I made a point of tuning into C-SPAN on the last night of the Democratic National Convention. It wasn’t because I was looking forward to a political speech from Desperate Housewife Eva Longoria. Although in retrospect, Ms. Longoria’s speech was statesman-like in comparison to what went before her.
What I saw shocked me.
Jennifer Granholm, widely rumored to have been a past governor of the state of Michigan, returned to television from the safe hiding place of her spot on Current TV’s “The War Room (with, uh, Jennifer Granholm)” to tout her own highly successful second term as a state governor, and to tell the world why a second term for the Obama Administration might be just as successful.
No, wait, that didn’t happen. Not even the nerds like me who actually watch C-SPAN can remember what the second Granholm Administration produced for Michigan. If anyone in the Obama Administration is thinking about the record of Governor Granholm as a model of success for second terms… Ouch.
So perhaps that’s why Granholm resorted to the combination of histrionics and falsehoods that landed her photograph on the home page of the Drudge Report with the subtitle, “MELTDOWN.”
In her six-minute speech to the Convention, Granholm began by introducing herself as being “from the great state of Michigan.” A critic harsher than me might complain that the Granholms sold their home in Michigan years ago and haven’t really lived here since she left office; the former Miss San Carlos is a Californian again, with a faculty title at a California university and a job at a television studio in San Francisco. But fair is fair, and since Mitt Romney is working his Michigan roots, this One-Man Truth Squad is going to rate Granholm’s claim a “pass.”
The real problems for Granholm begin with her discussing the bankruptcies of General Motors and Chrysler, which occurred near the end of her tenure as Michigan governor. In a breathtakingly false paragraph, she said, “The entire auto industry, and the lives of over one million hard-working Americans, teetered on the edge of collapse; and with it, the whole manufacturing sector. We looked everywhere for help. Almost nobody had the guts to help us – not the banks, not the private investors and not Bain capital. Then, in 2009, the cavalry arrived: our new president, Barack Obama!”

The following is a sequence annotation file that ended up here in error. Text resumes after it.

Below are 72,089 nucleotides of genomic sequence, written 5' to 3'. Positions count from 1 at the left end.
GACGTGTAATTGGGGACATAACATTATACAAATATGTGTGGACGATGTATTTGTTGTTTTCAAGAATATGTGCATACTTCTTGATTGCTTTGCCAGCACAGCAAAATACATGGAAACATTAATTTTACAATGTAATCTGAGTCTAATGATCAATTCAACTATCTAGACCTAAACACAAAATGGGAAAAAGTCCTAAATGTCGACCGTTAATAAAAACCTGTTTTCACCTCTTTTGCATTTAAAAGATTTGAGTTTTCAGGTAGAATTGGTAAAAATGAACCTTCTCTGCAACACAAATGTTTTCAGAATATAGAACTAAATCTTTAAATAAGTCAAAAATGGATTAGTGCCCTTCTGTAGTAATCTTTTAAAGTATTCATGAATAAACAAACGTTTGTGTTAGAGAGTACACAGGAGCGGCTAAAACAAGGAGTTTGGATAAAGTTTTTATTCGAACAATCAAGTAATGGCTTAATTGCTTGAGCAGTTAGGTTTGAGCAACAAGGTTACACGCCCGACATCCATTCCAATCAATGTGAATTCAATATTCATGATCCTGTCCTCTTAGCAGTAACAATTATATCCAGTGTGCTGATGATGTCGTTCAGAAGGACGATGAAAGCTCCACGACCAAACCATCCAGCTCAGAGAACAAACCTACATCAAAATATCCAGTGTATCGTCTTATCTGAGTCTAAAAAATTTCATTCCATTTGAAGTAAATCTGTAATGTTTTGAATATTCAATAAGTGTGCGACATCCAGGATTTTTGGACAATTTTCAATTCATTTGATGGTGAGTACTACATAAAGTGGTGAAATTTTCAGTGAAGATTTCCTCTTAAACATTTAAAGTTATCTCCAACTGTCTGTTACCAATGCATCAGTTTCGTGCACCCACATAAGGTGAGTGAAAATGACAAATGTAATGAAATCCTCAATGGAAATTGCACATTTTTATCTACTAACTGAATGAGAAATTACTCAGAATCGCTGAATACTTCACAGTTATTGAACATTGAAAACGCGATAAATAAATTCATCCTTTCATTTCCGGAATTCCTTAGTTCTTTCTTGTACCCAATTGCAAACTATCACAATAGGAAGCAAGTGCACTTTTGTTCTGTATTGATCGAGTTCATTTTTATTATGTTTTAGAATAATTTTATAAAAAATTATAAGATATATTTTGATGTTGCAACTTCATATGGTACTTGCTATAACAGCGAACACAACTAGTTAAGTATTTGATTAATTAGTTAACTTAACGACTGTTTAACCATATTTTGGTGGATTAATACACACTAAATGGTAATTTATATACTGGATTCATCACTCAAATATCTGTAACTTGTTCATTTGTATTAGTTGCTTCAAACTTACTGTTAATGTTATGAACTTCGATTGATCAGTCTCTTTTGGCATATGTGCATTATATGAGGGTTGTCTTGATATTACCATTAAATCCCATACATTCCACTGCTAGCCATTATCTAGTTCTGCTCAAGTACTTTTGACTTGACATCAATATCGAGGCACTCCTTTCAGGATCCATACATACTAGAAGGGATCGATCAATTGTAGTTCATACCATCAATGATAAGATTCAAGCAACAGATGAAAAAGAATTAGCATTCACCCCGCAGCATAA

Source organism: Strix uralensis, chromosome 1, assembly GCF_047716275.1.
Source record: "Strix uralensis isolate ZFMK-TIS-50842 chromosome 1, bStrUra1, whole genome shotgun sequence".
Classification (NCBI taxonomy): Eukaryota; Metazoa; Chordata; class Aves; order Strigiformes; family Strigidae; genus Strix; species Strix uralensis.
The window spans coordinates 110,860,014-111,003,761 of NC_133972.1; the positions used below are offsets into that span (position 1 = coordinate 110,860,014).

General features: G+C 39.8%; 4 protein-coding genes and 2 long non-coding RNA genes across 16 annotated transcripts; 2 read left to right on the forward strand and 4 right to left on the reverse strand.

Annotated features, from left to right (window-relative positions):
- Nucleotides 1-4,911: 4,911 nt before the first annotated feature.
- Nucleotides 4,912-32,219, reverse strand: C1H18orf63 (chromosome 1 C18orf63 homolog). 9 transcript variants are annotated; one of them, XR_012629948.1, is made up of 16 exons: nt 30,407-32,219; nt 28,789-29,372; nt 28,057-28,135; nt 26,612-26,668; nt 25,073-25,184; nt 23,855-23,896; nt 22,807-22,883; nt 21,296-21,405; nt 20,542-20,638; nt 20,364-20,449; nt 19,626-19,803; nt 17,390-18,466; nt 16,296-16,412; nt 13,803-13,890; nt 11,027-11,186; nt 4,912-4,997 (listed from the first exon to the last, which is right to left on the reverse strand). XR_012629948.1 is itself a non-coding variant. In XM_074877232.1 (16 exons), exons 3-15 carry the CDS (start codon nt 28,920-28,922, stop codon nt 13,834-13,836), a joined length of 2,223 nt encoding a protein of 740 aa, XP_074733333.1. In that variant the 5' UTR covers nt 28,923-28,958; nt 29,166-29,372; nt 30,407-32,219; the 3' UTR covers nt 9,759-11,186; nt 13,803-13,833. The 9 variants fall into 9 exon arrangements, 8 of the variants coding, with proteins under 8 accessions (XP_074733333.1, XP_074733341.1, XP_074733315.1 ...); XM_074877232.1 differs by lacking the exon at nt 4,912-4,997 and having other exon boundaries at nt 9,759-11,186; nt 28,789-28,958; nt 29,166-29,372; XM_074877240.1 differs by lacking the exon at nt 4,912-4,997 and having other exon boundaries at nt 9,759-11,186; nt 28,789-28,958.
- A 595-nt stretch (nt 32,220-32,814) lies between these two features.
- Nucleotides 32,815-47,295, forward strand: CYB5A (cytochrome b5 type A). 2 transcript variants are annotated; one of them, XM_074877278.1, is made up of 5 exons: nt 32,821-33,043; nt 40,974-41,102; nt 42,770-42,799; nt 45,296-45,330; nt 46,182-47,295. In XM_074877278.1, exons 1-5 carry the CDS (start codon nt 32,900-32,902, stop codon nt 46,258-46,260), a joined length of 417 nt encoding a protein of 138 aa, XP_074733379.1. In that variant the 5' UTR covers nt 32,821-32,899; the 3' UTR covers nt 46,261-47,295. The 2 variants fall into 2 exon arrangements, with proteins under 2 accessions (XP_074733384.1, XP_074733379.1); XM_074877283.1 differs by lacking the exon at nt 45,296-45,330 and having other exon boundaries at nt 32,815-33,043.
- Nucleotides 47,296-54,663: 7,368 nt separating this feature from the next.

That is a falsehood of such bewildering grandness, that the needle of the Truth-O-Meter was pegged, and I think that my own pants were on fire just listening to it. The truth is, there was help for the auto industry in late 2008; about $34 billion worth of it, courtesy of the George W. Bush Administration, which made large operating loans to General Motors, GMAC, Chrysler. Granholm’s statement was purely and extravagantly wrong.
In the next paragraph of her speech, Granholm continued the falsity. Speaking of President Obama, she said, “He organized a rescue, made the tough calls and saved the American auto industry. Mitt Romney saw the same crisis and you know what he said: ‘Let Detroit go bankrupt.’”
That old newspaper headline, which was not a Romney quote, was the only way Granholm used the word “bankrupt” in her speech, despite the well-known fact that the “rescue” engineered by the Obama Administration in the summer of 2009 was, well, a managed bankruptcy.
As I wrote in an earlier Michigan Radio commentary, anyone who tells you that “Mitt Romney…said: ‘Let Detroit Go Bankrupt” is telling you a lie. A five-Pinocchio lie, is how this One-Man Truth Squad rates that one. Granholm’s implication was that Romney wanted to liquidate General Motors (he didn’t) and that Obama wanted to prevent a GM bankruptcy (he didn’t).
The Granholm speech is now a fixture on YouTube. Much like video of a car crash, or a fat lady falling off a trampoline and losing her shorts. It is hard to imagine that any serious-minded speech writer didn’t expect to be called on these falsehoods. Not that I think of Granholm as a serious-minded speechwriter. But to the extent that the DNC wouldn’t load anything into its Teleprompters without a once-over, it must have been a calculation; that if the delivery was crazy enough, the lies would be less of a news story.
Charles Brown is an attorney from Livonia. His views are his own and do not necessarily reflect those of Michigan Radio, its management, or its license holder, the University of Michigan.